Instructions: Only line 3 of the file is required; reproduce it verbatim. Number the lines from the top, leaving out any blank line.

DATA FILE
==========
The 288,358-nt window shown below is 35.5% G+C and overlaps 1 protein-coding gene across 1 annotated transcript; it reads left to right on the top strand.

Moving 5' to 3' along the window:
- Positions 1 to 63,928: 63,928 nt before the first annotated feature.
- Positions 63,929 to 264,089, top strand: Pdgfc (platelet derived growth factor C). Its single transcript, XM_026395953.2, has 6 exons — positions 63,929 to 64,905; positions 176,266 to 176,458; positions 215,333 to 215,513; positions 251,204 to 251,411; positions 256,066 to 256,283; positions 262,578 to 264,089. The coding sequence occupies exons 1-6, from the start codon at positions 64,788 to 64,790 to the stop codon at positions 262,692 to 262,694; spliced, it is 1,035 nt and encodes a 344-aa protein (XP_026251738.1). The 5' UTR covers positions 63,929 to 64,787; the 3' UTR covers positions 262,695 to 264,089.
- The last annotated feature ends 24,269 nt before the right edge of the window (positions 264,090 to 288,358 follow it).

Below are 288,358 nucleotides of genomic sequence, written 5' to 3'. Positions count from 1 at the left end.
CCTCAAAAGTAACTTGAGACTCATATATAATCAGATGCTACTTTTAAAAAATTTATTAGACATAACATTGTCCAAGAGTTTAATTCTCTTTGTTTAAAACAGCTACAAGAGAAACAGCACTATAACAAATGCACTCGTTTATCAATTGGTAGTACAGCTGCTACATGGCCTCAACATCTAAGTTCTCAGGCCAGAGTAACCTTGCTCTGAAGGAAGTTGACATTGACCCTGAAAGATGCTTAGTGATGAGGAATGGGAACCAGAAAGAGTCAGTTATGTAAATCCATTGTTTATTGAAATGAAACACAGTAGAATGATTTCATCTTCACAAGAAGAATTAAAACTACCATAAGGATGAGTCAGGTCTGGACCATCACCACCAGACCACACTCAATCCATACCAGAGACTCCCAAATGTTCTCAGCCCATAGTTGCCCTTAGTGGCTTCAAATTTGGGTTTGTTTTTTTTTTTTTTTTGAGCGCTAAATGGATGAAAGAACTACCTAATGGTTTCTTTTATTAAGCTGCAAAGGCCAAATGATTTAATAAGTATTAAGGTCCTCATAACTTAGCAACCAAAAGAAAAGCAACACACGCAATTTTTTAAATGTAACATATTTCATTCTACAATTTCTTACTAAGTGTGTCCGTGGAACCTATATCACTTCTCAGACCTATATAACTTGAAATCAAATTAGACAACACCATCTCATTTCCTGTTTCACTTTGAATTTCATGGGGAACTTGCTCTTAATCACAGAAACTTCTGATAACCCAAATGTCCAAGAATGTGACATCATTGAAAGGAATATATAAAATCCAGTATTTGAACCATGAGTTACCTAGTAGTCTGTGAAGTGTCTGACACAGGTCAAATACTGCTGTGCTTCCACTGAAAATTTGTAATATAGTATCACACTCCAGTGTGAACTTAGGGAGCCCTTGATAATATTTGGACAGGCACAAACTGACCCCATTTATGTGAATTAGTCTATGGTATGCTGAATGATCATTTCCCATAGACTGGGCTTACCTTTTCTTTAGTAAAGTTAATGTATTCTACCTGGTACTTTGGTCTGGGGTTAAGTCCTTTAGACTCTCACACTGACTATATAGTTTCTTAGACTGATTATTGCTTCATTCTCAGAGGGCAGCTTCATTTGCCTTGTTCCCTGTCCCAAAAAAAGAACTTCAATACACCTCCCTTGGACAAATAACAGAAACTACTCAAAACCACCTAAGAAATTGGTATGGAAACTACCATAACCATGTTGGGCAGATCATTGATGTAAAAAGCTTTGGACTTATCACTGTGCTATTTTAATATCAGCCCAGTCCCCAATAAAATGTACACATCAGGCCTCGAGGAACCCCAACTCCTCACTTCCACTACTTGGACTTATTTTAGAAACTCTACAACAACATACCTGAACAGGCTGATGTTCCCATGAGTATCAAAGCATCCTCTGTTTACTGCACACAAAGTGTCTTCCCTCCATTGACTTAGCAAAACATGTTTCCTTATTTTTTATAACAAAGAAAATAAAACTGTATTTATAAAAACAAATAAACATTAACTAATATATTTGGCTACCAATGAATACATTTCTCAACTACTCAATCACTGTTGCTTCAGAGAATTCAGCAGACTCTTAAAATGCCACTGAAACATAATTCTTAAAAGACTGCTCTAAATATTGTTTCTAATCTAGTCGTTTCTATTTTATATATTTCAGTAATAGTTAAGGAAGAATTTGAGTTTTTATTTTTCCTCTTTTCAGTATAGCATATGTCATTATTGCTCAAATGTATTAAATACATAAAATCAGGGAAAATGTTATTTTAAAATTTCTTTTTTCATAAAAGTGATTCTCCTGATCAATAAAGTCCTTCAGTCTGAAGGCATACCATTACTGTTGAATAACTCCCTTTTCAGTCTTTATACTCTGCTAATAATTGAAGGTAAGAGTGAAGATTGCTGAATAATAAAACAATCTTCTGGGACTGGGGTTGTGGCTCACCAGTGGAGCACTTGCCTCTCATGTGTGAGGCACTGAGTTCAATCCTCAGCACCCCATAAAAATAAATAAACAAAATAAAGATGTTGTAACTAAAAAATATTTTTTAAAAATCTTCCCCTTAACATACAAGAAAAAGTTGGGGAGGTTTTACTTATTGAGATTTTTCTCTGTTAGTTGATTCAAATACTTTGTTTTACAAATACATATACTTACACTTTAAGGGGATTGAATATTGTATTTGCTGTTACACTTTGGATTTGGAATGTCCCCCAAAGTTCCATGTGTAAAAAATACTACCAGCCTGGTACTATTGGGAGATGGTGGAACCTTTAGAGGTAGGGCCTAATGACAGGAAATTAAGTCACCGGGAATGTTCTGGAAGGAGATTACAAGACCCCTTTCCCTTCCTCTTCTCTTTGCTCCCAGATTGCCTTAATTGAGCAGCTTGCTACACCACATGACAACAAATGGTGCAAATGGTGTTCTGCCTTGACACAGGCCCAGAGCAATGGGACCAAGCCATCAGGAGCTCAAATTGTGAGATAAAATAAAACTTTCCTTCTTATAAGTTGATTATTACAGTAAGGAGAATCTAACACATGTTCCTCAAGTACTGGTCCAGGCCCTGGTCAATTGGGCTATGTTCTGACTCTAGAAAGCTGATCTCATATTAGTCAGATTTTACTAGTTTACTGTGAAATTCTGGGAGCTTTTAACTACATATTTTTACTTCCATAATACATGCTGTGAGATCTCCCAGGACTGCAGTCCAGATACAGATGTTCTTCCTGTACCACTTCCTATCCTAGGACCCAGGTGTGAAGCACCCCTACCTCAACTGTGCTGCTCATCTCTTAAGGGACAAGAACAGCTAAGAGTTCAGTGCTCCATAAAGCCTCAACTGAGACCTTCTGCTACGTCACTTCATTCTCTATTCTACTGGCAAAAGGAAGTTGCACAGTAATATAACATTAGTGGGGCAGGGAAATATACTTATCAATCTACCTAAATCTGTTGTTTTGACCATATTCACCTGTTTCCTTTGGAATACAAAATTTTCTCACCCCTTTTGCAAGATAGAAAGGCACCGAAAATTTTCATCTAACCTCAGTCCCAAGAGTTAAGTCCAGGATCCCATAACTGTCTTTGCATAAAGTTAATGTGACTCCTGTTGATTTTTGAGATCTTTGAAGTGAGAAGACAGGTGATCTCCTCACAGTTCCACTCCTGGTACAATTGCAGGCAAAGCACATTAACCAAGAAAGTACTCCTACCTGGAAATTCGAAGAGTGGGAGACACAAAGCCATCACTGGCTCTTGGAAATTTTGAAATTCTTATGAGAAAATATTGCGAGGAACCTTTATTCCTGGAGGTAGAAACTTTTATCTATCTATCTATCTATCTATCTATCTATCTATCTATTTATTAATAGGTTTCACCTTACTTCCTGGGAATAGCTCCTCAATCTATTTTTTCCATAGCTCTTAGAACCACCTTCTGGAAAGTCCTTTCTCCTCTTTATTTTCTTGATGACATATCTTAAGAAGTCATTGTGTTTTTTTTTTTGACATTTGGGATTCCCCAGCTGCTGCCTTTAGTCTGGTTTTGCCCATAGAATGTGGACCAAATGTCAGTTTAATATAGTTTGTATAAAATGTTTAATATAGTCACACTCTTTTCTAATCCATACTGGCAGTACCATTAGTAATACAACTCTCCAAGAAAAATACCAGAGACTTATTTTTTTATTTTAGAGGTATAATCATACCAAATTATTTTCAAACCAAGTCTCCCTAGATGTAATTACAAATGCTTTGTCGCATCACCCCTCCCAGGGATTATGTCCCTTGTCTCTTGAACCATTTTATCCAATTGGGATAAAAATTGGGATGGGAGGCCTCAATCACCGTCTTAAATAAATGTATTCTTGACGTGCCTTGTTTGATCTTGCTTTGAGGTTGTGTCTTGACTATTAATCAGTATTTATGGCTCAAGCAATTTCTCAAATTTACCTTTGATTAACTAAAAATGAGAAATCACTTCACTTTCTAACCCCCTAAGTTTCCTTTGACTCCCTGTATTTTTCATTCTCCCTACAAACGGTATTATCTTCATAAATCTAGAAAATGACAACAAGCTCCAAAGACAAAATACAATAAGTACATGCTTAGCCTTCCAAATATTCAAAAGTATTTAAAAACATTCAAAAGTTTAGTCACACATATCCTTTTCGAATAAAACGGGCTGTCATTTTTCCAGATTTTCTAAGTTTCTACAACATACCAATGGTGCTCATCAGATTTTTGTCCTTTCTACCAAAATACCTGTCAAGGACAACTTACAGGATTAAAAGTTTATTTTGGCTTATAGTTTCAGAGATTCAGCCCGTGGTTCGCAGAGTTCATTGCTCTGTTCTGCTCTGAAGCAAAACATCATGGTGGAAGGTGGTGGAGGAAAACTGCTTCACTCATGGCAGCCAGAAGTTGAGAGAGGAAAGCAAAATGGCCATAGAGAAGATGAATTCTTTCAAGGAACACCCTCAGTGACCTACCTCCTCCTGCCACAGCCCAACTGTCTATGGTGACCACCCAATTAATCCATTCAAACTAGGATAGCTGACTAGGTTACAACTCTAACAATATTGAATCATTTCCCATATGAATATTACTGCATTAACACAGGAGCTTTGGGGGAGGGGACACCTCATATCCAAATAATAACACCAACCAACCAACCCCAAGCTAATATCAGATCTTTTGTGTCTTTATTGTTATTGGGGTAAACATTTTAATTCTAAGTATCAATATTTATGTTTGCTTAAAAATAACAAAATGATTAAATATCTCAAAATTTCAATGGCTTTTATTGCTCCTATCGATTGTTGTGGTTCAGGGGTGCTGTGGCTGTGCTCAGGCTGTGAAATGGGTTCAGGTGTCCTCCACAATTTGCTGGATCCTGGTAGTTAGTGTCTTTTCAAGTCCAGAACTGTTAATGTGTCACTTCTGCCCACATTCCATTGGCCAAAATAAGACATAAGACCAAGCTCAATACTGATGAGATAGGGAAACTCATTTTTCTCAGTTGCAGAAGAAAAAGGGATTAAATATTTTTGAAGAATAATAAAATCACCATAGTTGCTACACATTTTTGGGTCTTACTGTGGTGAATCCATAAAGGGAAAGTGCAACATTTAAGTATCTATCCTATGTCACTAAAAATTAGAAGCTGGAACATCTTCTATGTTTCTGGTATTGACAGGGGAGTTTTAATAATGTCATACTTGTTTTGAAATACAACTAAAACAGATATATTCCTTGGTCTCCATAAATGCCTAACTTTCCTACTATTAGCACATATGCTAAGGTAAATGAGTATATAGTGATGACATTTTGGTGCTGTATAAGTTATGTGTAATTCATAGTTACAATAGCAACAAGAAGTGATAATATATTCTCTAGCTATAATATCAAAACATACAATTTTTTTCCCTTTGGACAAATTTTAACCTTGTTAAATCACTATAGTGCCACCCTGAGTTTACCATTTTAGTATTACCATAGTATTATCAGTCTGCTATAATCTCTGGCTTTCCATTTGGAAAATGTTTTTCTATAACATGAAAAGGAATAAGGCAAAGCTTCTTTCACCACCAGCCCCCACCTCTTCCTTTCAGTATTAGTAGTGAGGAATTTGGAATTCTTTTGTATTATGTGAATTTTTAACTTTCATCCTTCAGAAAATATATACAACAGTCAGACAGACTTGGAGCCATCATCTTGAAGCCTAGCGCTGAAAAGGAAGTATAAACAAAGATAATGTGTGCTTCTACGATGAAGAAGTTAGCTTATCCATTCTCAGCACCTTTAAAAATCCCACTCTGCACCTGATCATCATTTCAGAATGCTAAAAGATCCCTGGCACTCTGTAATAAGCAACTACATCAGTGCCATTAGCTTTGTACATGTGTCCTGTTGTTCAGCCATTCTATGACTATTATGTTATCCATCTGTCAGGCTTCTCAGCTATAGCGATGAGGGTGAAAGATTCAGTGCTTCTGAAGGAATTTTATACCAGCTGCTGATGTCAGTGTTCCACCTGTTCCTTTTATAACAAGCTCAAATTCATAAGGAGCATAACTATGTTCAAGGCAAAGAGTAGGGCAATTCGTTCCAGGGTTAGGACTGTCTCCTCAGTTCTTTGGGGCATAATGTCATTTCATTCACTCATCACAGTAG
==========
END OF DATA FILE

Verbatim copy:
- Positions 1 to 63,928: 63,928 nt before the first annotated feature.